• Inflexible response to maturational (or developmental) and environmental challenges leads to conflict avoidance through disengagement or enmeshment
    • Disengagement and enmeshment tend to be compensatory (I’m close here to make up for my distance elsewhere.)
    • This leads to what is called the cross-generational coalition, which is a triangular structure
  • 10. Therapeutic Goals
    • Therapy is directed at altering family structure.
      • General goals of family are important, but not as important as creating an effective structure.
      • Creation of
        • effective hierarchy
        • executive subsystem
    • Structural problems are usually viewed simply as failure to adjust to changes.
    • Therapist doesn’t solve problems, that’s the family’s job.
    • Boundaries must be strengthened in enmeshed relationships, and weakened (or opened up) in disengaged ones.
  • 11. Therapist’s Role
    • Joins the family in a position of leadership
    • Maps the family’s underlying structure (boundaries, hierarchy, subsystems)
    • Intervenes to transform the structure
  • 12. Therapeutic Goals
    • Not a matter of creating new structures, but activating dormant ones
    • What distinguishes SFT from other forms of family therapy is the emphasis on modifying family structure in the immediate context of the therapy setting.
    • When new patterns are repeated, and result in improvement of family relationships, they will stabilize and replace old patterns without having to keep supporting them. (Similar to the behavioristic notion of reinforcement.)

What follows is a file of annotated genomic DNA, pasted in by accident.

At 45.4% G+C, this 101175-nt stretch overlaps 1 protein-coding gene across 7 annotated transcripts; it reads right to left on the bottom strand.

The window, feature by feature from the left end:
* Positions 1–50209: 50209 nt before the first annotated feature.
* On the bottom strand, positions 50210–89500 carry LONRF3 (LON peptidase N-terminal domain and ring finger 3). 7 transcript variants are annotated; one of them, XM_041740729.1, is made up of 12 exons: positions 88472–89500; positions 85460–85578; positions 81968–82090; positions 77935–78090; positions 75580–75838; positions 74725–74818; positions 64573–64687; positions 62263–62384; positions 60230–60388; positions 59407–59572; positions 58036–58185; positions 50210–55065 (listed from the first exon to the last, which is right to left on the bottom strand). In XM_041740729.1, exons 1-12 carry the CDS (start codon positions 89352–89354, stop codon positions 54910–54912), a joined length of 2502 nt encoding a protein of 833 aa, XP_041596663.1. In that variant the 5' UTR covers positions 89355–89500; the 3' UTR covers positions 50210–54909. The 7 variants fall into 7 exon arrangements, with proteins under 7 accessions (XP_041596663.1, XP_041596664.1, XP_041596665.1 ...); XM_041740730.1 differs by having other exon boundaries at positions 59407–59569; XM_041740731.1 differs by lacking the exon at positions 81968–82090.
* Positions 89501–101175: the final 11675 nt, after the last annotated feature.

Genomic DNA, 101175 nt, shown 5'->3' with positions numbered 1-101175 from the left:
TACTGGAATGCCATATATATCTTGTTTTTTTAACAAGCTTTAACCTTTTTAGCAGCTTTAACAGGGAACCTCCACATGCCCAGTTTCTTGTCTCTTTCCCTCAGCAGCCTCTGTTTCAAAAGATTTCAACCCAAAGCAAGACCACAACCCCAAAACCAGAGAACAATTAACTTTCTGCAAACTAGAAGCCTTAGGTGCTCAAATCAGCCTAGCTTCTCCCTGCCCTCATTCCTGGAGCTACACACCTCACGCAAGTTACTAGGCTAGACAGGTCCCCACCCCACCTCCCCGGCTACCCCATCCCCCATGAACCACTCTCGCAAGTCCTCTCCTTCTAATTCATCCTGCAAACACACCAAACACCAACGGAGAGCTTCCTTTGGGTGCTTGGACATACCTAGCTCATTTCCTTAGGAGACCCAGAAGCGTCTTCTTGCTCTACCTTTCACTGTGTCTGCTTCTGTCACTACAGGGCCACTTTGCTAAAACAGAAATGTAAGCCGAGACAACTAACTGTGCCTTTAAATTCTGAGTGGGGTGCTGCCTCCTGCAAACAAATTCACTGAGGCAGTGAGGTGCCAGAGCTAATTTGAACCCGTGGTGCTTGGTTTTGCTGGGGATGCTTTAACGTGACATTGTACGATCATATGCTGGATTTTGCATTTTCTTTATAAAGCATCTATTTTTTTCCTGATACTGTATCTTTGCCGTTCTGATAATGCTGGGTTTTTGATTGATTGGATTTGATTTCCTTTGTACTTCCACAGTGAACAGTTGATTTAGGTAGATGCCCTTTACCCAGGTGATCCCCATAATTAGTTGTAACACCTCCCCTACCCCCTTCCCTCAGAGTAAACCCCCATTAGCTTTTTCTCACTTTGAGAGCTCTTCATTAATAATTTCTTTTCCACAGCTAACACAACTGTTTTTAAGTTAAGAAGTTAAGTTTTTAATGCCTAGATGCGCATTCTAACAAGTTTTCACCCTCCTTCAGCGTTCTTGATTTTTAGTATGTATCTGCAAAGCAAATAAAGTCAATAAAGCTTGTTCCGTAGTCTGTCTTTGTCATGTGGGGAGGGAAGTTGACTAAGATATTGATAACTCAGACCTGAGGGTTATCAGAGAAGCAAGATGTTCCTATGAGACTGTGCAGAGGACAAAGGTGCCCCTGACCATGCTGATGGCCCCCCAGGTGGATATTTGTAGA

• 13. Therapeutic Interventions
    • Joining in a position of leadership, and accommodating
      • Family is set up to resist you. You are a stranger, and know nothing about their struggles, and their goodness.
      • Important to join with angry and powerful family members
      • Important to build an alliance with every family member
      • Important to respect hierarchy
  • 14. Therapeutic Interventions
    • Working with Interaction by inquiring into the family’s view of the problem, and tracking the sequences of behaviors that they use to explain it.
    • Mapping underlying structure in ways that capture the interrelationship of members -- A structural map is essential!)
      • Family structure is manifest only with members interact
      • By asking everyone for a description of the problem, the therapist increases the chances for observing and restructuring family dynamics.
  • 15. Therapeutic Interventions
    • Highlighting and modifying interactions
      • Spontaneous behavior sequences
      • Enactments -- directed by therapist
    • Restructuring
      • Use of reframing to illuminate family structure
      • Use of circular perspectives, e.g. helping each other change
      • Boundary setting
      • Unbalancing (briefly taking sides)
      • Challenging unproductive assumptions
      • Use of intensity to bring about change (not giving up)
      • Shaping competency
      • Not doing the family’s work for them (refusing to answer questions, or to step in and take charge when it’s important for the family members to do so.
  • 16. Therapeutic Interventions
    • Homework
      • Should be to increase contact between disengaged parties,
      • To reinforce boundaries between individuals and subsystems that have been enmeshed
      • Should be something that is not too ambitious
      • While Minuchin rarely used strategic interventions, he did caution family members to expect setbacks, in order to prepare them for a realistic future.